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Comment Re:Corporate owned media (Score 1) 660

ComputerWorld has taken up the cause of highlighting all the H1B abuses out there, like the concept of training foreign replacements. They list all company names (e.g. Disney, Abbott Labs, Southern California Electric, University of California, SunTrust), are glad to interview people who are only too happy to badmouth their former employers--often in violation of their severance agreements. Hopefully these companies now realize that there's quite a bit of bad press hurting goodwill. To add, there are many lawyers who are more than happy to take on reverse discrimination lawsuits--further besmirching these companies' "good names" in the process...

The most audacious example was SunTrust saying to its laid-off employees--"as part of your severance, for the next 2 years, you'll need to be available to come into your former office, on weekends, with no pay, to help us if we need it". This sparked a backlash, especially since the words "slavery" & "indentured servitude" started being associated with SunTrust--not to mention some comments by the Dept. of Labor of some states. Took them 4 days to remove that clause... Wonder how that offshore transition is 1.5 years and counting--without that free labor?

http://www.computerworld.com/a...

Comment Re:The US is screwed (Score 1) 660

...needed a programmer at $45k/yr. I was fine with a new college grad...

Really? I graduated with an IT degree and made that salary straight out of college--in 1998.

That's why you couldn't find anyone--you're so far off the mark as to what you should be paying... Recent (under)grads with most business degrees make that much, with IT notably more--like $55k+.

But now you're part of the problem. You hired a foreigner and ultimately undercut wages for US citizens & permanent residents. Thanks...

Comment Re:Hmm (Score 1) 389

I was establishing a comparison between the two. If you KNOWINGLY had something on your computer you know you shouldn't have and send it to repair, you're incurring in the same risks. I can't imagine someone as a surgeon not having even the slightest hint that such a thing might happen if he had something to hide.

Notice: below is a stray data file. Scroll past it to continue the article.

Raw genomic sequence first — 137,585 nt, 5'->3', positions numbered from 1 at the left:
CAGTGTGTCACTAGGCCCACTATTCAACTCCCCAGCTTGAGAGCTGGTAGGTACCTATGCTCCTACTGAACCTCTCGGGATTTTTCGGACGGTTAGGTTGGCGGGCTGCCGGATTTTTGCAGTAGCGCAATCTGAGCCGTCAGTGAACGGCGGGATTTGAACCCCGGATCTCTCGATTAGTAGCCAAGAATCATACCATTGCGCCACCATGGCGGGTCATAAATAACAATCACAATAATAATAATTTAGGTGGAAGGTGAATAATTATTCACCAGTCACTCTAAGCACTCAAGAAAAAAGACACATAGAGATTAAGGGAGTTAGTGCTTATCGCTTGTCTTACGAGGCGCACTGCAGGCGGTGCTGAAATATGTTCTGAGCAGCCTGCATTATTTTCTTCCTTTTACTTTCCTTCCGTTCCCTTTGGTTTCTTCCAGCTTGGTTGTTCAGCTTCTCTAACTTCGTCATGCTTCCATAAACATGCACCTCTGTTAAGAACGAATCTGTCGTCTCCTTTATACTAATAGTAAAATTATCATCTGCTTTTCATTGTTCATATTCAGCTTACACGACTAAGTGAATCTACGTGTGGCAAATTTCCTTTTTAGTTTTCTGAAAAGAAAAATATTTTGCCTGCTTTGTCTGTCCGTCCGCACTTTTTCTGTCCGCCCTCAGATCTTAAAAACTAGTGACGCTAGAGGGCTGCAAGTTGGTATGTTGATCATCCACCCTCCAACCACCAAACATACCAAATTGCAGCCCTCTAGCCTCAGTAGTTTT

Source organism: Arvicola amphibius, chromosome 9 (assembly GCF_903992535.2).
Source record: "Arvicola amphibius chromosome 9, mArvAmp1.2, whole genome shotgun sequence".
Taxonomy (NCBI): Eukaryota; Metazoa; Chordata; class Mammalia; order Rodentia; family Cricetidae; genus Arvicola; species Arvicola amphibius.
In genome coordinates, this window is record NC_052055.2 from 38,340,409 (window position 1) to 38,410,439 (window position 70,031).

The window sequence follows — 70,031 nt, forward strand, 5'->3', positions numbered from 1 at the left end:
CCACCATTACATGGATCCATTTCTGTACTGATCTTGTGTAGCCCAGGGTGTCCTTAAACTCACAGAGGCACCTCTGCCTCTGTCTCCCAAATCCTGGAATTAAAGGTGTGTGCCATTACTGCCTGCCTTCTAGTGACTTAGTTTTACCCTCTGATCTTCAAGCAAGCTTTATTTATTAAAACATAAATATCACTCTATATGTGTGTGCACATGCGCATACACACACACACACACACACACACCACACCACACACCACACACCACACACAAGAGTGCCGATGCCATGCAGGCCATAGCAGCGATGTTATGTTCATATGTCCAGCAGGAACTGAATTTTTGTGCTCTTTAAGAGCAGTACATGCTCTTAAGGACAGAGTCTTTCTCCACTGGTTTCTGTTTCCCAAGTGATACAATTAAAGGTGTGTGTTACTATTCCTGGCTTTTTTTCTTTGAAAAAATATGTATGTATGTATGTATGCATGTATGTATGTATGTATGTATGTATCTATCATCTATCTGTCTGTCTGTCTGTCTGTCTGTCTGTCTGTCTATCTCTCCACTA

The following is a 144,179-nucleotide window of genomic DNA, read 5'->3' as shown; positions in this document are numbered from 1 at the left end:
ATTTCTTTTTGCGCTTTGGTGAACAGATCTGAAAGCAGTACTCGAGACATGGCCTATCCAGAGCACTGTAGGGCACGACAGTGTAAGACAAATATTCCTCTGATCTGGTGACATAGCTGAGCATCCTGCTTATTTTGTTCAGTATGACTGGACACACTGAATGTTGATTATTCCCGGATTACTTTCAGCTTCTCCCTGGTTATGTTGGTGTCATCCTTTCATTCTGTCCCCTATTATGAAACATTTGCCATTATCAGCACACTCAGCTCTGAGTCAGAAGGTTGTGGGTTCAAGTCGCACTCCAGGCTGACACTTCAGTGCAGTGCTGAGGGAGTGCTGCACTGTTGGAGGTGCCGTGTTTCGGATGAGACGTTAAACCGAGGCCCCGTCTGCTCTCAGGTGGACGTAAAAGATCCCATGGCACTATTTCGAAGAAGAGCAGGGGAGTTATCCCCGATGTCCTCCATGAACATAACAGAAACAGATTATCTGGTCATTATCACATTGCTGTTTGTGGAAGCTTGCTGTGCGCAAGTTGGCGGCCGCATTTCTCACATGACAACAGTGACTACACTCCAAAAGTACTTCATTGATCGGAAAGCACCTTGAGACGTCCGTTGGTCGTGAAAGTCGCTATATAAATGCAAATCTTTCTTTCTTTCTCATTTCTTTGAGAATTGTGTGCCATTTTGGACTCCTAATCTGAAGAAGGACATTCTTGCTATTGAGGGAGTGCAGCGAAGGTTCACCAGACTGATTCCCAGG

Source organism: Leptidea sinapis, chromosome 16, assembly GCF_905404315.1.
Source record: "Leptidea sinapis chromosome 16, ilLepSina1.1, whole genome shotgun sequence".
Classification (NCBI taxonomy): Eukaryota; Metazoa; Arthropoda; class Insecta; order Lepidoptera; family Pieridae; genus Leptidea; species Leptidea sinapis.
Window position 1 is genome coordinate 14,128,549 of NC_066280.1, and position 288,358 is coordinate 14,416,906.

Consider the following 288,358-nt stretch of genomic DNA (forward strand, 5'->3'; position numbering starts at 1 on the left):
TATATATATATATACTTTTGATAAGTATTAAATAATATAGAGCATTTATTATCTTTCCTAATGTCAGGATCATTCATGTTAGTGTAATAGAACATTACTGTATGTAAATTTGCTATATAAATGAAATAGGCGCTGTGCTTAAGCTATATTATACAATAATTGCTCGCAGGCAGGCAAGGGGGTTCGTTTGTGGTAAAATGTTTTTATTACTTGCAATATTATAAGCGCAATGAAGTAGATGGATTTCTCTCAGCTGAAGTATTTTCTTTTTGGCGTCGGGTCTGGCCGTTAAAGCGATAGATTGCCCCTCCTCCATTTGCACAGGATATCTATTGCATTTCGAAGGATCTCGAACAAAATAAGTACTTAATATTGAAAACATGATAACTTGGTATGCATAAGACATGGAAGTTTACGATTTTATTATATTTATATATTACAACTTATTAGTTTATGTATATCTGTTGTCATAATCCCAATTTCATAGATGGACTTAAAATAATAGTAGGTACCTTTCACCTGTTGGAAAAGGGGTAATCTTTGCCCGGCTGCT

Comment Re:Hmm (Score 1) 389

If you give your keys to a contractor for him to perform some work in your house, don't you have the common sense to predict that if he's there alone, he might be doing more than just the work he was supposed to like browsing through your stuff including your garbage?

Comment Re:Hmm (Score 1) 389

or just someone who downloaded some file expecting it to be something else and deleted it immediately... hence it being in the trash.
Stories of people downloading stuff, either by direct download or P2P and ending up with something different aren't all that rare.

Which is why if you do accidentally download something like that, you must clear your cache, empty the recycle bin and repeatedly overwrite all the free space on your disk.

Yes, because everyone knows how to do that. And of course, the commands to perform those actions are so easily available...

would a person smart enough to be a surgeon be dumb enough to send the computer for repair with a third party knowing it had child pornography inside?

Emphatically YES! Smarts in one narrow field doesn't guarantee smarts in every field: John Podesta is a Smart Guy, but he was stupid enough to fall for a phishing attack.

It's not a "field", it's common sense. He doesn't need to be an IT expert to know that he's taking chances if he sends a knowingly tainted computer for repair. It's just pure common sense, nothing else.